But the Oracle 8 that will be outlined for reporters and industry analysts in a day-long summit at the company's heaquarters in Redwood Shores, California, is substantially different from the upgrade that was originally planned.
The most celebrated new feature of the database--support for object data types--won't even be complete in the first release of Oracle 8. A Java engine and several other features won't make the initial offering and will ship later this year in a point release. In addition, the company plans to make a portion of the object support an extra-cost option.
Oracle chief Larry Ellison first said that object support was intended for the Oracle 8 release way back in 1992. But the company has gradually and quietly refashioned its object plans as it became clear that mainstream business isn't ready to use the new technology.
Company executives say there has been no drastic change of plans, just an "extension" in Oracle 8's architecture to support the company's Network Computing Architecture (NCA), which consists of additional middle-tier software, development tools, and thin-client support.
However, Oracle's "extension" comes on the heels of a high-profile blunder by competitor Informix Software (IFMX). Earlier this year, Informix posted a huge loss, which CEO Phil White said caused in part by the company's premature effort to move customers to its object-relational Universal Server database and away from core relational technology.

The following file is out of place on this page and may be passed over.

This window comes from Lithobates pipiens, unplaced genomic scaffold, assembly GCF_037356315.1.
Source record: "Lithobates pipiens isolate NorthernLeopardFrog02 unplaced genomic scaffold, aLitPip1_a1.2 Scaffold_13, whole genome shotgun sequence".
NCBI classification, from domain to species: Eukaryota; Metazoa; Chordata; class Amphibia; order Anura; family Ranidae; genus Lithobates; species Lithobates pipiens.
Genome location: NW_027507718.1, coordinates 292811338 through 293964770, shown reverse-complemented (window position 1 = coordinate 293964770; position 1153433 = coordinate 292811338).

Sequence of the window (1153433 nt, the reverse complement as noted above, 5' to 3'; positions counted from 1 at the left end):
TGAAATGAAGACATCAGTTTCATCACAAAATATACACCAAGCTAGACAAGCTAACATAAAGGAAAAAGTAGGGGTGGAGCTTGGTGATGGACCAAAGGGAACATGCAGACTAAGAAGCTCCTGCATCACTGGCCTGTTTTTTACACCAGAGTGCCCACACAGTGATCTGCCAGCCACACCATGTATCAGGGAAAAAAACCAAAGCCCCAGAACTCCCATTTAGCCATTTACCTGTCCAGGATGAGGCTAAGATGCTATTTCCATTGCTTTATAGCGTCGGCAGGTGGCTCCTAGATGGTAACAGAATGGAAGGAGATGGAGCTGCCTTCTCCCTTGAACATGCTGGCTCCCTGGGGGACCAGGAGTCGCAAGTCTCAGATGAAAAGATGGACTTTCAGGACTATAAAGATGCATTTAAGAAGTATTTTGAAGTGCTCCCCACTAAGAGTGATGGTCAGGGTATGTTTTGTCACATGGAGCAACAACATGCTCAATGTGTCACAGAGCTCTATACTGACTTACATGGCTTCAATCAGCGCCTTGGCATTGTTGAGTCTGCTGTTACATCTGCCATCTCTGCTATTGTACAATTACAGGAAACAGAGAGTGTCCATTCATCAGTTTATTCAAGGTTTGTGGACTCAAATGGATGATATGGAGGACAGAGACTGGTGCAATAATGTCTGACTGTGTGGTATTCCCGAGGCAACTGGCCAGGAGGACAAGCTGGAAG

Now, Oracle 8 will focused primarily on the more mundane issues of performance, scalability, and manageability, according to executives.
The database will include features intended to better support both online transaction processing and data warehousing applications. Analysts briefed by the company have given the upgrade high marks.
The upgrade will also improve support for text, video, and audio, as well as bolster support for data access through ActiveX and Java component applications. It will also support CORBA (Common Object Request Broker Architecture), backed by Oracle and Netscape Communications, and Microsoft's DCOM (Distributed Component Object Model).
The database will also be able to store and manage new components, called "business objects," which model business processes in software form.
Oracle is expected to deliver the Java support and other object technology in a follow-on release labeled Oracle 8.1. The company has not announced pricing.
Oracle 8.0 is expected to ship later this month on Windows NT and Sun Solaris, with additional platform support expected later this year.